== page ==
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The librarian

Wintersmith - Terry Pratchett

Wintersmith, by Terry Pratchett, is the third of his Tiffany Aching/Wee Free Men trilogy which is a series within his Discworld series of books.




Tiffany is now almost thirteen years old. She's living with Miss Treason, the oldest living witch (she refers to the quite ancient Granny Weatherwax as, 'the girl, Weatherwax') and quite the scariest one too. Most young witch apprentices staying with her leave within the first day; Tiffany is still there three months later because, 'although Miss Treason looked bad and sounded bad and smelled like old locked wardrobes, she didn't feel bad'.

One night, Miss Treason takes Tiffany off into the forest to witness 'the dance'. Tiffany is given orders not to talk, only to look at the dancers and not to move until the dance is finished. Unfortunately, Tiffany is mesmerised by the beat of the drums and realises that the dance is a Morris dance, the dance that welcomes in the Spring and Summer. She can't keep still and, almost hypnotised, she joins in the dance. A Big Mistake. She comes to the notice of the wintersmith and things go downhill from there. Suddenly it's snowing Tiffany shaped snowflakes and the older witches realise that the wintersmith has fallen for Tiffany. A permanent winter sets in and Tiffany has to keep a very low profile, with the Wee Free Men guarding her, in order to evade the wintersmith, who meanwhile has decided to become human in order to capture Tiffany's heart. Things come to a head when Miss Treason announces her own death, attends her own wake, and then dies, leaving Tiffany with nowhere to go. Which is where Nanny Ogg and Granny Weatherwax come in...

These three books are definitely among my favourite Discworld novels now. I very much like the way in which this is not just a tale about the wintersmith falling for Tiffany but a continuation of 'her' story. You get a lot background information about how the witches live, what motivates them, what little tricks they employ to kid the villagers about their power and so on. 'Universe building' in other words and Pratchett is an absolute master at it. As always it's funny, he slips in lines that take you completely unaware, often in his dialogue:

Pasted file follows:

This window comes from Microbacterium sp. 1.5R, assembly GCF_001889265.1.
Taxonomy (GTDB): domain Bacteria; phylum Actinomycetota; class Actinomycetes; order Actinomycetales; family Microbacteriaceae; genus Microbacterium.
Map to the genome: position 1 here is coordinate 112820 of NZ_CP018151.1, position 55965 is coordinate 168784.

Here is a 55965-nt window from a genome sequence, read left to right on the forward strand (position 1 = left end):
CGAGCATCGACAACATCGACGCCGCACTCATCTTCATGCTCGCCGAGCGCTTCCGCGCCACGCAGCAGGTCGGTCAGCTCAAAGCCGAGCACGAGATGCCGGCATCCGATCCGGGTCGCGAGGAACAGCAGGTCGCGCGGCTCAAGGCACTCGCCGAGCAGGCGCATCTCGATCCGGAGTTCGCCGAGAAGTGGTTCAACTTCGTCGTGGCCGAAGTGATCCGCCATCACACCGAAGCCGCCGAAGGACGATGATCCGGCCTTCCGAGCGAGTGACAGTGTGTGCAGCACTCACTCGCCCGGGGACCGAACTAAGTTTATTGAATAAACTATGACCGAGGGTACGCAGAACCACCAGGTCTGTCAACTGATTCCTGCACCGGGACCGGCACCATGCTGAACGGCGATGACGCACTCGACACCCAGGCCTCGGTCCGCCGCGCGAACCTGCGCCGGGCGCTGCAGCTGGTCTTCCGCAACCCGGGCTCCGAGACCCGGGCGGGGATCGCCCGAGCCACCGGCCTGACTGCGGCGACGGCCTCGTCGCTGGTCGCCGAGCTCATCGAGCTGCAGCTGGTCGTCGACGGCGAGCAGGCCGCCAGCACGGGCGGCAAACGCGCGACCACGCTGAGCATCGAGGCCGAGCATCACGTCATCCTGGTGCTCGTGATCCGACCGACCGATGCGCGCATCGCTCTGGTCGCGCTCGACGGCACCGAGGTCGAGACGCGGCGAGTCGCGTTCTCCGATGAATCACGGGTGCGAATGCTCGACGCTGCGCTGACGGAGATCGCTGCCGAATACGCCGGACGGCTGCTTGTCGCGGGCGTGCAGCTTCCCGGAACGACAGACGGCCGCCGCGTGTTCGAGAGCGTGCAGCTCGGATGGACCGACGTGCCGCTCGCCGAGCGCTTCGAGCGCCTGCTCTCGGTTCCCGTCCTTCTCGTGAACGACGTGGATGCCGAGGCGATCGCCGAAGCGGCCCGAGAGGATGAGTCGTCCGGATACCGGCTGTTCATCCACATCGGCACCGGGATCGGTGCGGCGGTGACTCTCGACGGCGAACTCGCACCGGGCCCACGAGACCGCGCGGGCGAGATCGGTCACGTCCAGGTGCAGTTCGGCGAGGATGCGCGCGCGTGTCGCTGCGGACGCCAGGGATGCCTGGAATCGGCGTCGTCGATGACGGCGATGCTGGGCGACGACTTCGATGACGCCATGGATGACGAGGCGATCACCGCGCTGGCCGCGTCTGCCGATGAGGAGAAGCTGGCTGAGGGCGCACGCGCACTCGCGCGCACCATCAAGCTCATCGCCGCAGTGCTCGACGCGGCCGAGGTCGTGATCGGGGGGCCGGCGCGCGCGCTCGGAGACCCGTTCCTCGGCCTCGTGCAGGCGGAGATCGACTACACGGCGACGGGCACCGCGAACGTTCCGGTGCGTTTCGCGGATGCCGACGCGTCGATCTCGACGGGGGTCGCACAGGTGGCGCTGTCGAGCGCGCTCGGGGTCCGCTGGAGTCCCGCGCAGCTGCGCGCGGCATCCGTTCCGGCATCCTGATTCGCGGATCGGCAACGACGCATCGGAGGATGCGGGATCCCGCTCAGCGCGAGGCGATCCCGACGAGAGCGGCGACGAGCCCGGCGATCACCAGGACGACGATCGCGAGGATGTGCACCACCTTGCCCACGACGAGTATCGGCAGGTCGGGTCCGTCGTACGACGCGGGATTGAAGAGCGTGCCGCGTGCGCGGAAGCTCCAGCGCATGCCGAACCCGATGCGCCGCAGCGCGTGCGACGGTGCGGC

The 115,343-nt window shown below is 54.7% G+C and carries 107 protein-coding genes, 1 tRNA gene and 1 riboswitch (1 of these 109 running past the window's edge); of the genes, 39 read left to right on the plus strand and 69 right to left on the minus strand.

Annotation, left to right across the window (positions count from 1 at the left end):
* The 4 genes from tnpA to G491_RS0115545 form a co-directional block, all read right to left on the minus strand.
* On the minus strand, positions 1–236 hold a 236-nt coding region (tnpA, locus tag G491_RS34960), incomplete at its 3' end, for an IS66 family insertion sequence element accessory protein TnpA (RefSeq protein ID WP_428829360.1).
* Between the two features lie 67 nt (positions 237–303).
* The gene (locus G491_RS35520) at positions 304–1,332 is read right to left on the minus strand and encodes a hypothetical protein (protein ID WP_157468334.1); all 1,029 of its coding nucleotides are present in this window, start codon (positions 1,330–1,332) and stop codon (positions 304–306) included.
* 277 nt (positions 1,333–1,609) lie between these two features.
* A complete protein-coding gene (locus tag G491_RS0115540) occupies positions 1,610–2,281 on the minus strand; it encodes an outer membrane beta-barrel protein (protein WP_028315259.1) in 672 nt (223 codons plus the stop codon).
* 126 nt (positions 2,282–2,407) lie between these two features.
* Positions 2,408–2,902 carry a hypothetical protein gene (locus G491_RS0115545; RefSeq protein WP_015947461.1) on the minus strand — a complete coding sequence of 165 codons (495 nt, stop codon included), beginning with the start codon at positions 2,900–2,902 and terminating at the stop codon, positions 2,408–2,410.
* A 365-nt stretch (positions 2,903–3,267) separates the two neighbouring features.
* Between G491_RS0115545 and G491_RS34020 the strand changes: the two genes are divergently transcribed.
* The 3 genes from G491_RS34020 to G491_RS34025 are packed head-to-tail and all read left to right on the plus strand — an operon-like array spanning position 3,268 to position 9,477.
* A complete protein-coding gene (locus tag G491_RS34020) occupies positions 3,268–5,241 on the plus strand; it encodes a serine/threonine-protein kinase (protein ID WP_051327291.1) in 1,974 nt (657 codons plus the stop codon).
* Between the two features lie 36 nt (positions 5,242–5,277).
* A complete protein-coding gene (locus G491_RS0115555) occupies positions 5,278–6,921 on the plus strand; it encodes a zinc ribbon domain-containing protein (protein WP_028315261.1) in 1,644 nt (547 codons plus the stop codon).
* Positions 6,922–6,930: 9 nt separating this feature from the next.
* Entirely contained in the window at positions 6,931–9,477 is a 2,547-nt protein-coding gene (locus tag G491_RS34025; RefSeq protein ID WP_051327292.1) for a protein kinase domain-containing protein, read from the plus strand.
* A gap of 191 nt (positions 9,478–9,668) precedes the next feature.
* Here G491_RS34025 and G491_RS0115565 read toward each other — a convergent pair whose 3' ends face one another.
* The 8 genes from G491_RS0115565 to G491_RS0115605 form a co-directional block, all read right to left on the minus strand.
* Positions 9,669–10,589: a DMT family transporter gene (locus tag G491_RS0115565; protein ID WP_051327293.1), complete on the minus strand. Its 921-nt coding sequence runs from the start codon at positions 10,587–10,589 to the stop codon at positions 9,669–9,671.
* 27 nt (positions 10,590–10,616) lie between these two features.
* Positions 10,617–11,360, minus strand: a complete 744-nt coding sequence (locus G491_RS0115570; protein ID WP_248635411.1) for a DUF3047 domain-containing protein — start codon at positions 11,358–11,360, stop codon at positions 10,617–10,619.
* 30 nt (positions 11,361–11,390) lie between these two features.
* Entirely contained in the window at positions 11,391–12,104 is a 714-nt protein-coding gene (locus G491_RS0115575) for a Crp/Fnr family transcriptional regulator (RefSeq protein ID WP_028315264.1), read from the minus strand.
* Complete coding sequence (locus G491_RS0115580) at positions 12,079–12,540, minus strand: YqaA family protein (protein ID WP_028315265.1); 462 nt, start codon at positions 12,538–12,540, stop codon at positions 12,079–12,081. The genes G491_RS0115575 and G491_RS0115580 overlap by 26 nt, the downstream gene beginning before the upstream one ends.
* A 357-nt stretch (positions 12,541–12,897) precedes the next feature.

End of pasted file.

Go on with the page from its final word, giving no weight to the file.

'Mr Anybody?' said Roland as they glided jerkily along.

'Aye?'

'Why am I sitting next to a blue cheese with a bit of tartan wrapped around it?'

'Ah, that'd be Horace,' said Rob Anybody. 'He's Daft Wullie's pal. He's no' bein' a nuisance, is he?'

'No. But he's trying to sing!'

'Aye, all blue cheeses hum a bit.'

See? Just enough to make you giggle and then admire an author who can slip a little line like that in so nonchalantly that if you're not paying attention, you'll miss it. 'Genius' I call it.

My only complaint about the story is that I did find the ending a bit pat and I'm not really sure if I missed something there. But it didn't spoil my enjoyment of what is an excellent read and I'm only sorry that this is the last of the Tiffany Aching books and of course 'now' there's no knowing whether or not there will be any more.

Comments

I'm so glad you enjoyed the series - I did too.

It's so sad the whole TP thing.
Yeah, but he "aten't dead" yet, there will still be more books, I hope. I got the impression from something written by the man himself that he intends to keep on as long as he can.